A prominent Lytham St. Anne’s business man has expressed his deep dismay and heart-felt disappointment as he has been notified today (1st November) by a local farmer that his promised, and much looked forward to, festive free-range turkey is now off the menu. The farmer is likewise distraught as some of his birds have caught the dreaded bird-flu and consequently the whole flock has had to be killed and then incinerated.
This sad news comes as the Government has ordered all poultry and captive birds in England to be kept indoors from Monday 7th November under new restrictions to fight avian flu. Farmers, however, say that this order is too late to control the country’s largest ever outbreak. Consequently, with flocks being culled and the housing order being implemented on remaining turkeys, farmers warned of a widespread shortage of free-range turkeys this Christmas.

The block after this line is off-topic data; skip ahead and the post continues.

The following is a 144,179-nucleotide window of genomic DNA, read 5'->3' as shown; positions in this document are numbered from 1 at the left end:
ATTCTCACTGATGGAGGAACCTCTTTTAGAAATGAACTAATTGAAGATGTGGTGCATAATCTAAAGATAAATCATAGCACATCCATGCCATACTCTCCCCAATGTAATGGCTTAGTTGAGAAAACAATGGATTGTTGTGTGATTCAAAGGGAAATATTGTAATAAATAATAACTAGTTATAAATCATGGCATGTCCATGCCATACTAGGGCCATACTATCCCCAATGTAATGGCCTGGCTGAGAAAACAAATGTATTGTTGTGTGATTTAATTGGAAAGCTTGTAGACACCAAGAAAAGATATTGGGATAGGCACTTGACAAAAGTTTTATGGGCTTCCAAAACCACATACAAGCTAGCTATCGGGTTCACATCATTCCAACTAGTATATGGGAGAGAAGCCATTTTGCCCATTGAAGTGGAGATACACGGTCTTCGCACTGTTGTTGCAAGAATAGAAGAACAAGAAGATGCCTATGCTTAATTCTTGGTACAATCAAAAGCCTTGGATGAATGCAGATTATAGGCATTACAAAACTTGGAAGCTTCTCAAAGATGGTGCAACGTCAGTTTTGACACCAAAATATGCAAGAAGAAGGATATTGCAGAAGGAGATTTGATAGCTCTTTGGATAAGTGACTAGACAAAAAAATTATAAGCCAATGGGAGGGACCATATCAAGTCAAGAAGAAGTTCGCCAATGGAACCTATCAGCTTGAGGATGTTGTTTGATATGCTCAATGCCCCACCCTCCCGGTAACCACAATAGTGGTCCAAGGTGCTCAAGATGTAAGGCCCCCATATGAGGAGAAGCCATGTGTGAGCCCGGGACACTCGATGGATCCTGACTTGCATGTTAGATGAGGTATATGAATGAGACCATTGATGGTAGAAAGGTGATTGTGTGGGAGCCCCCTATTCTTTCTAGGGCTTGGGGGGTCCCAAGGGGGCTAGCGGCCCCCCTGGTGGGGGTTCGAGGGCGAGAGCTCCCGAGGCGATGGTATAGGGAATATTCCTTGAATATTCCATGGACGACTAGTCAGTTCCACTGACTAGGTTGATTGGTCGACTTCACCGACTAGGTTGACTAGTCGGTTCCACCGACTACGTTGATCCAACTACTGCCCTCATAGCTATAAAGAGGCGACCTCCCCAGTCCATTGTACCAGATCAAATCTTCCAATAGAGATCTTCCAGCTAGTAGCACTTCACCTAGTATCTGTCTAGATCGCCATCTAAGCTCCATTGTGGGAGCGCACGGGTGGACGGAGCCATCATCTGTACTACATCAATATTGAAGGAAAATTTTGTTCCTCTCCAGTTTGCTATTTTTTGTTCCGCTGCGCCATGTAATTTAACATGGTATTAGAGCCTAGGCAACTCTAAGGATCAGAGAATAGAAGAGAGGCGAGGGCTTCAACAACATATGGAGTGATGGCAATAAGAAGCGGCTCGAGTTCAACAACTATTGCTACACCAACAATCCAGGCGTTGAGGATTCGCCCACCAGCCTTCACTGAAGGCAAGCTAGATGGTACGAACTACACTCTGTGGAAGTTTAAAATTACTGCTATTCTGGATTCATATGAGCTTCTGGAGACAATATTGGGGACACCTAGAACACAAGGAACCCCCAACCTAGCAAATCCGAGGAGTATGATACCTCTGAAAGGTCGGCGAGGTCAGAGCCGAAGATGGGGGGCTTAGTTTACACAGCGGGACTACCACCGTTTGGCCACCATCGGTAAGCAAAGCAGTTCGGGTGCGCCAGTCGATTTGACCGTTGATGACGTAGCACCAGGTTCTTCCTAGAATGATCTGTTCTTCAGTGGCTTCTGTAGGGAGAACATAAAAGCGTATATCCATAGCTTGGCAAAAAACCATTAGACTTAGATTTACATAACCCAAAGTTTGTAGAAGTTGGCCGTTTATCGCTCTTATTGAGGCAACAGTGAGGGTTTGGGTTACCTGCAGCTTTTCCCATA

‘We are now facing this year, the largest ever outbreak of bird flu and are seeing rapid escalation in the number of cases on commercial farms and in backyard birds across England,’ said Chief Veterinary Office, Christine Middlemiss.
To ease the shortage, the Government say that measures introduced last week now allow farmers to kill and freeze turkey, geese and ducks and sell them as fresh closer to Christmas. This change is supposed to help producers avoid the risks of losing their flocks in a cull or to the disease. However, Richard Griffiths, Chief Executive of the British Poultry Council, the trade body for the poultry meat industry, said the price of free-range turkeys was likely to soar. He said, ‘The free-range side of the sector has been heavily hit and, at the moment, we are seeing numbers of about 30-35% of free-range production either being directly affected by the disease or culled because of it.’